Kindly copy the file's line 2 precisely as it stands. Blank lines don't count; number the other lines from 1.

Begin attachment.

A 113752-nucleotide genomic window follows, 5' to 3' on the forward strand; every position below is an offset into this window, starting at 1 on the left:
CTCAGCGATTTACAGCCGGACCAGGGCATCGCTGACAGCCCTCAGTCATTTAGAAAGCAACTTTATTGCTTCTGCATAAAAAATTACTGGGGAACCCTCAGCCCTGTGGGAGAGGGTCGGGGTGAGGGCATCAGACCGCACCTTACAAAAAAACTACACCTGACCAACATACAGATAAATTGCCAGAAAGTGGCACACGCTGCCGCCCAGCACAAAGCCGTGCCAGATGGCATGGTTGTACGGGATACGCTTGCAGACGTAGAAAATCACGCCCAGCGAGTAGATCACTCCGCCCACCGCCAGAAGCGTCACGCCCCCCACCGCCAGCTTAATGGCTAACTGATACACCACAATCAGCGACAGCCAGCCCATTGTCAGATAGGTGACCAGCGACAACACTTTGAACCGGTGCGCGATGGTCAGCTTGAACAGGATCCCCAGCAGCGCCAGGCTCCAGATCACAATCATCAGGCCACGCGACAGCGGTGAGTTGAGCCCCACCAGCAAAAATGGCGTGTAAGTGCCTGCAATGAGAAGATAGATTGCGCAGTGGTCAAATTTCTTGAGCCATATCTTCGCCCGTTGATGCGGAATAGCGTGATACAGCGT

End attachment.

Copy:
CTCAGCGATTTACAGCCGGACCAGGGCATCGCTGACAGCCCTCAGTCATTTAGAAAGCAACTTTATTGCTTCTGCATAAAAAATTACTGGGGAACCCTCAGCCCTGTGGGAGAGGGTCGGGGTGAGGGCATCAGACCGCACCTTACAAAAAAACTACACCTGACCAACATACAGATAAATTGCCAGAAAGTGGCACACGCTGCCGCCCAGCACAAAGCCGTGCCAGATGGCATGGTTGTACGGGATACGCTTGCAGACGTAGAAAATCACGCCCAGCGAGTAGATCACTCCGCCCACCGCCAGAAGCGTCACGCCCCCCACCGCCAGCTTAATGGCTAACTGATACACCACAATCAGCGACAGCCAGCCCATTGTCAGATAGGTGACCAGCGACAACACTTTGAACCGGTGCGCGATGGTCAGCTTGAACAGGATCCCCAGCAGCGCCAGGCTCCAGATCACAATCATCAGGCCACGCGACAGCGGTGAGTTGAGCCCCACCAGCAAAAATGGCGTGTAAGTGCCTGCAATGAGAAGATAGATTGCGCAGTGGTCAAATTTCTTGAGCCATATCTTCGCCCGTTGATGCGGAATAGCGTGATACAGCGT